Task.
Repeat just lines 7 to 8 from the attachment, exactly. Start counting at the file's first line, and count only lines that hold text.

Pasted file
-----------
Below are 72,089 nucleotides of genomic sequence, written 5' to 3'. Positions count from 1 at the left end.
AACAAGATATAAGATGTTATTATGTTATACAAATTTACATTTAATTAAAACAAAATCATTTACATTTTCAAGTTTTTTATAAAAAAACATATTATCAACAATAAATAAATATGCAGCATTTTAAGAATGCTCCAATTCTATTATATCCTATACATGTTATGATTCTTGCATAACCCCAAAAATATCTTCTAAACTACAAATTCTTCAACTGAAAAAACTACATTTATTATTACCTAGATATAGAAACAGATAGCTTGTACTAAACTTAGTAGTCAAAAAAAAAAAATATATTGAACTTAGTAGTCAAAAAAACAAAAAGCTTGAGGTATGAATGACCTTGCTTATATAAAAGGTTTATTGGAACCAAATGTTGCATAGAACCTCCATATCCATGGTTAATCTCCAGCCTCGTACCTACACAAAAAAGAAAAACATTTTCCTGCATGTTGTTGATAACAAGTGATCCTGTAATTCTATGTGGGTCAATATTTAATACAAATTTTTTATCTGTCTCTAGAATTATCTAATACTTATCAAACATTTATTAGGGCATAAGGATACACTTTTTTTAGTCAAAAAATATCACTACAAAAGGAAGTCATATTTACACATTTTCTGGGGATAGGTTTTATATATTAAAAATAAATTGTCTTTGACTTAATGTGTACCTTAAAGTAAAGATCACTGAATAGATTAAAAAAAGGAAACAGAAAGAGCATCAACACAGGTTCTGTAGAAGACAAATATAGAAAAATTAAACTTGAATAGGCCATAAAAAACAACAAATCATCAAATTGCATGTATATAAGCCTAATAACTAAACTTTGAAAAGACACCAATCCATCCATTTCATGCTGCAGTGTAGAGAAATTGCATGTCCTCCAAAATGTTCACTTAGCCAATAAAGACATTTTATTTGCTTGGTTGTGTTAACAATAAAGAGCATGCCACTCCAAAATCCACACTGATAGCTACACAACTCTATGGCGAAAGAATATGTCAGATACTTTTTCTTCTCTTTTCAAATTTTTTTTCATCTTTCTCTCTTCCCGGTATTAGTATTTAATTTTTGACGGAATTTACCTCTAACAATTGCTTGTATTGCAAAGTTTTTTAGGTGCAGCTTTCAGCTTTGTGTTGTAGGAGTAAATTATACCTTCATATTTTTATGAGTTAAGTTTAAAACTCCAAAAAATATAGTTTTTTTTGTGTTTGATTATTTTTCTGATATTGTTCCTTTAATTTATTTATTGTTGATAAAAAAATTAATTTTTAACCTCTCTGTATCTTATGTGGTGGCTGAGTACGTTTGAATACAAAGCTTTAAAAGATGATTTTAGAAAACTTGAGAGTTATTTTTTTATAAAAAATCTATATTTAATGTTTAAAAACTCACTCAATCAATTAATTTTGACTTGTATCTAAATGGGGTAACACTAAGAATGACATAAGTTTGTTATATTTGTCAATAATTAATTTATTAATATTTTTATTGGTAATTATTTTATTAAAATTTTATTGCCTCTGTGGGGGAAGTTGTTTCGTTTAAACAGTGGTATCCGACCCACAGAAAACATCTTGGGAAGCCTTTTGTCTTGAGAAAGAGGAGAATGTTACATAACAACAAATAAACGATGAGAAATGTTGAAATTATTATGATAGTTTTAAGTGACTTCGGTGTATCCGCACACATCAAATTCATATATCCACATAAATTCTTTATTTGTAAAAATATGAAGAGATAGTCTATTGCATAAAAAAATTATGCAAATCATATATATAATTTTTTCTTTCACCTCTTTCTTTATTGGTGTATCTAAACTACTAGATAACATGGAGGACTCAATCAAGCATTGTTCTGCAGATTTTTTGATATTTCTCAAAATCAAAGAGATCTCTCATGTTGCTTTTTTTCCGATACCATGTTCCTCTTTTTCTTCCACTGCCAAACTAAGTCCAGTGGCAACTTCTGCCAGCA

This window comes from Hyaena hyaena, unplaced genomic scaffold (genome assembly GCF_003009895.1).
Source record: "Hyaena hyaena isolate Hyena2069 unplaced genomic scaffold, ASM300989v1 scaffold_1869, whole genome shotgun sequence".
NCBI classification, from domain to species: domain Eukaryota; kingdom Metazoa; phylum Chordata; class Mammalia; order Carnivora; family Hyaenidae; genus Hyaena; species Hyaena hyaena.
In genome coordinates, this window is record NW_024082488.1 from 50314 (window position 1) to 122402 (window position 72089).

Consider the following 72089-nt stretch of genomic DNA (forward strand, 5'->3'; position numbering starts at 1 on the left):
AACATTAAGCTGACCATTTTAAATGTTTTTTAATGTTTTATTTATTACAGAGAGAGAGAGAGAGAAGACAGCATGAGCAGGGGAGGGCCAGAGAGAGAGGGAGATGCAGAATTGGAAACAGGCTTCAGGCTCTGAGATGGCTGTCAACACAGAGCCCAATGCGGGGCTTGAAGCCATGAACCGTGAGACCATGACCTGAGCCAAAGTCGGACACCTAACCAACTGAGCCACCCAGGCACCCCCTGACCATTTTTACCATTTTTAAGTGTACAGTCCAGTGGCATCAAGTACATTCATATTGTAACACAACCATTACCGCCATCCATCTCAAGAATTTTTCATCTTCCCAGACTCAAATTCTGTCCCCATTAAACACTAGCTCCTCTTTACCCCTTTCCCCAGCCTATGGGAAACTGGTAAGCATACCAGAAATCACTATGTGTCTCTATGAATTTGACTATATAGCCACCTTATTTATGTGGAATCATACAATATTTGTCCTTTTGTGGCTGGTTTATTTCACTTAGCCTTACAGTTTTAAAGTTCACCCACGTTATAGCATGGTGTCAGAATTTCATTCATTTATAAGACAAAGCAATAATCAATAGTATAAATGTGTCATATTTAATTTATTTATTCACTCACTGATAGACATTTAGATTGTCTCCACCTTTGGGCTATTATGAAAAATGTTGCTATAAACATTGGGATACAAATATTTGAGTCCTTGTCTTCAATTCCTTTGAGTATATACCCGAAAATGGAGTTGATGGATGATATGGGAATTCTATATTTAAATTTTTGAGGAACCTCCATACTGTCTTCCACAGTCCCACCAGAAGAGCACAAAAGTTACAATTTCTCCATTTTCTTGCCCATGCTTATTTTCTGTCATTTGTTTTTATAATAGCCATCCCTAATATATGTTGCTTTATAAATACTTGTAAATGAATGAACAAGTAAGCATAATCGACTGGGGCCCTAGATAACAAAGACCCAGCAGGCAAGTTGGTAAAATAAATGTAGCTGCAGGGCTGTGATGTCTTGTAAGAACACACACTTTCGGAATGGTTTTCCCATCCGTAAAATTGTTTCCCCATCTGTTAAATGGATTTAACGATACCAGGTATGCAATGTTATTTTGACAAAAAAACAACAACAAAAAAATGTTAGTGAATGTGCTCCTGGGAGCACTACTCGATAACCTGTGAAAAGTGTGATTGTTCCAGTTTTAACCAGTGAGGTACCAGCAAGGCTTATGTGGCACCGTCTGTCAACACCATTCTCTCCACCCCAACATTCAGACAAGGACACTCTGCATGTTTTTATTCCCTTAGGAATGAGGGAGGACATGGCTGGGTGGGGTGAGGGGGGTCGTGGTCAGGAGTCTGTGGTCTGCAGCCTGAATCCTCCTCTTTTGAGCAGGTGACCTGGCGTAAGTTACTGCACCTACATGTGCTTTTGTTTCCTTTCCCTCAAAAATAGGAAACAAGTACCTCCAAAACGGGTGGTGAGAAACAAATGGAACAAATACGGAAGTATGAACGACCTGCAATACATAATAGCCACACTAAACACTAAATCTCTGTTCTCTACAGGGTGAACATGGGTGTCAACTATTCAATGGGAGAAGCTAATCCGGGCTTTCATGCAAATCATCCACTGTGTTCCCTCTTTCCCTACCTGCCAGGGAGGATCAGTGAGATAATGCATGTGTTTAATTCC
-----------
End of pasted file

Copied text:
Consider the following 72089-nt stretch of genomic DNA (forward strand, 5'->3'; position numbering starts at 1 on the left):
AACATTAAGCTGACCATTTTAAATGTTTTTTAATGTTTTATTTATTACAGAGAGAGAGAGAGAGAAGACAGCATGAGCAGGGGAGGGCCAGAGAGAGAGGGAGATGCAGAATTGGAAACAGGCTTCAGGCTCTGAGATGGCTGTCAACACAGAGCCCAATGCGGGGCTTGAAGCCATGAACCGTGAGACCATGACCTGAGCCAAAGTCGGACACCTAACCAACTGAGCCACCCAGGCACCCCCTGACCATTTTTACCATTTTTAAGTGTACAGTCCAGTGGCATCAAGTACATTCATATTGTAACACAACCATTACCGCCATCCATCTCAAGAATTTTTCATCTTCCCAGACTCAAATTCTGTCCCCATTAAACACTAGCTCCTCTTTACCCCTTTCCCCAGCCTATGGGAAACTGGTAAGCATACCAGAAATCACTATGTGTCTCTATGAATTTGACTATATAGCCACCTTATTTATGTGGAATCATACAATATTTGTCCTTTTGTGGCTGGTTTATTTCACTTAGCCTTACAGTTTTAAAGTTCACCCACGTTATAGCATGGTGTCAGAATTTCATTCATTTATAAGACAAAGCAATAATCAATAGTATAAATGTGTCATATTTAATTTATTTATTCACTCACTGATAGACATTTAGATTGTCTCCACCTTTGGGCTATTATGAAAAATGTTGCTATAAACATTGGGATACAAATATTTGAGTCCTTGTCTTCAATTCCTTTGAGTATATACCCGAAAATGGAGTTGATGGATGATATGGGAATTCTATATTTAAATTTTTGAGGAACCTCCATACTGTCTTCCACAGTCCCACCAGAAGAGCACAAAAGTTACAATTTCTCCATTTTCTTGCCCATGCTTATTTTCTGTCATTTGTTTTTATAATAGCCATCCCTAATATATGTTGCTTTATAAATACTTGTAAATGAATGAACAAGTAAGCATAATCGACTGGGGCCCTAGATAACAAAGACCCAGCAGGCAAGTTGGTAAAATAAATGTAGCTGCAGGGCTGTGATGTCTTGTAAGAACACACACTTTCGGAATGGTTTTCCCATCCGTAAAATTGTTTCCCCATCTGTTAAATGGATTTAACGATACCAGGTATGCAATGTTATTTTGACAAAAAAACAACAACAAAAAAATGTTAGTGAATGTGCTCCTGGGAGCACTACTCGATAACCTGTGAAAAGTGTGATTGTTCCAGTTTTAACCAGTGAGGTACCAGCAAGGCTTATGTGGCACCGTCTGTCAACACCATTCTCTCCACCCCAACATTCAGACAAGGACACTCTGCATGTTTTTATTCCCTTAGGAATGAGGGAGGACATGGCTGGGTGGGGTGAGGGGGGTCGTGGTCAGGAGTCTGTGGTCTGCAGCCTGAATCCTCCTCTTTTGAGCAGGTGACCTGGCGTAAGTTACTGCACCTACATGTGCTTTTGTTTCCTTTCCCTCAAAAATAGGAAACAAGTACCTCCAAAACGGGTGGTGAGAAACAAATGGAACAAATACGGAAGTATGAACGACCTGCAATACATAATAGCCACACTAAACACTAAATCTCTGTTCTCTACAGGGTGAACATGGGTGTCAACTATTCAATGGGAGAAGCTAATCCGGGCTTTCATGCAAATCATCCACTGTGTTCCCTCTTTCCCTACCTGCCAGGGAGGATCAGTGAGATAATGCATGTGTTTAATTCC